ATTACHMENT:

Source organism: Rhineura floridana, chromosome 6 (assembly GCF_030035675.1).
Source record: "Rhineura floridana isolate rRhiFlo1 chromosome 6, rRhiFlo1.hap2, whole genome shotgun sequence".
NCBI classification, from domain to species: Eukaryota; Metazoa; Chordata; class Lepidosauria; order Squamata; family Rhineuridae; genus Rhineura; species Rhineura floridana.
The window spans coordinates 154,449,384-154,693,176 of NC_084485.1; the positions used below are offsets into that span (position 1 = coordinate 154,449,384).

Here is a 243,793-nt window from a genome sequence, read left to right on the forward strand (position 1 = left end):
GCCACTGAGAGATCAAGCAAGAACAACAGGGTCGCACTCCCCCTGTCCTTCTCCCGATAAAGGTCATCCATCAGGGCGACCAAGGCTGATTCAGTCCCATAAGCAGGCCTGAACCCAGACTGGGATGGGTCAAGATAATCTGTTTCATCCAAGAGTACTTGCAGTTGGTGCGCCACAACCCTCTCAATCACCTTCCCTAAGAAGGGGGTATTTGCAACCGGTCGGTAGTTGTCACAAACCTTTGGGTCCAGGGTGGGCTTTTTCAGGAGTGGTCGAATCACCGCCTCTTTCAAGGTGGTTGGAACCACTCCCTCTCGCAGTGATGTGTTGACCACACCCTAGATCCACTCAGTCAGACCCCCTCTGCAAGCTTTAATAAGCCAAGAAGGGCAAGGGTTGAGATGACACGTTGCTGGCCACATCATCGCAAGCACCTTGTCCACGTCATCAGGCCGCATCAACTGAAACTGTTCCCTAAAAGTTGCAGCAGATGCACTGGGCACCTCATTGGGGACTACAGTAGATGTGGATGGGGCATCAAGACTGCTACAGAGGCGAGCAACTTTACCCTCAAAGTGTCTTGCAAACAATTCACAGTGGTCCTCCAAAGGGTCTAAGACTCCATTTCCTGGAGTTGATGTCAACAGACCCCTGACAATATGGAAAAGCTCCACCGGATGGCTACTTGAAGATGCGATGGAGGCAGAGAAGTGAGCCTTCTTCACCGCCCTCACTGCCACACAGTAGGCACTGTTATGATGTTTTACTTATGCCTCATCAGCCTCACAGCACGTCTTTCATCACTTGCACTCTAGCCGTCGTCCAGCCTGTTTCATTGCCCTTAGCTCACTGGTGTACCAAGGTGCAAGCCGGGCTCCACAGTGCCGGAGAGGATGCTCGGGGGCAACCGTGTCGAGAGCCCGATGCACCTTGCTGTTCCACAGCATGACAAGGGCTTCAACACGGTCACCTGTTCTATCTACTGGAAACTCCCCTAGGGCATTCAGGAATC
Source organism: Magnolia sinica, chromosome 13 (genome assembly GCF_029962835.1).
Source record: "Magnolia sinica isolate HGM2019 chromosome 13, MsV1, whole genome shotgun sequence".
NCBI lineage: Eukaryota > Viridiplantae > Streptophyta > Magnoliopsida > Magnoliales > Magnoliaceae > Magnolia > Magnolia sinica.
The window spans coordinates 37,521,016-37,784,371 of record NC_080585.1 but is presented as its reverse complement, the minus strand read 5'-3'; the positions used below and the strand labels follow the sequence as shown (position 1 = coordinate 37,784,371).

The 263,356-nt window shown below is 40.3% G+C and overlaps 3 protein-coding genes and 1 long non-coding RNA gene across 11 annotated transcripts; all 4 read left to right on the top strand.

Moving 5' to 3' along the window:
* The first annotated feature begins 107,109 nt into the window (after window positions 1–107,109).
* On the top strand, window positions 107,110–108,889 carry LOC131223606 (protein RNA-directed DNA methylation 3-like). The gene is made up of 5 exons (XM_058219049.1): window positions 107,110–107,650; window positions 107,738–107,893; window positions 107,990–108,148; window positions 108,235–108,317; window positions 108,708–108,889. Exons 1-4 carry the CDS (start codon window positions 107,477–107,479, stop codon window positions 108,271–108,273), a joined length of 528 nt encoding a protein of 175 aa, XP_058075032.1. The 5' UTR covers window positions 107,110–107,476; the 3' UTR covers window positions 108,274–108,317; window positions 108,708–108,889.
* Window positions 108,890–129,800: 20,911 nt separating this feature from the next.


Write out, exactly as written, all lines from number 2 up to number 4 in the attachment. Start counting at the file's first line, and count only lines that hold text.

Source record: "Rhineura floridana isolate rRhiFlo1 chromosome 6, rRhiFlo1.hap2, whole genome shotgun sequence".
NCBI classification, from domain to species: Eukaryota; Metazoa; Chordata; class Lepidosauria; order Squamata; family Rhineuridae; genus Rhineura; species Rhineura floridana.
The window spans coordinates 154,449,384-154,693,176 of NC_084485.1; the positions used below are offsets into that span (position 1 = coordinate 154,449,384).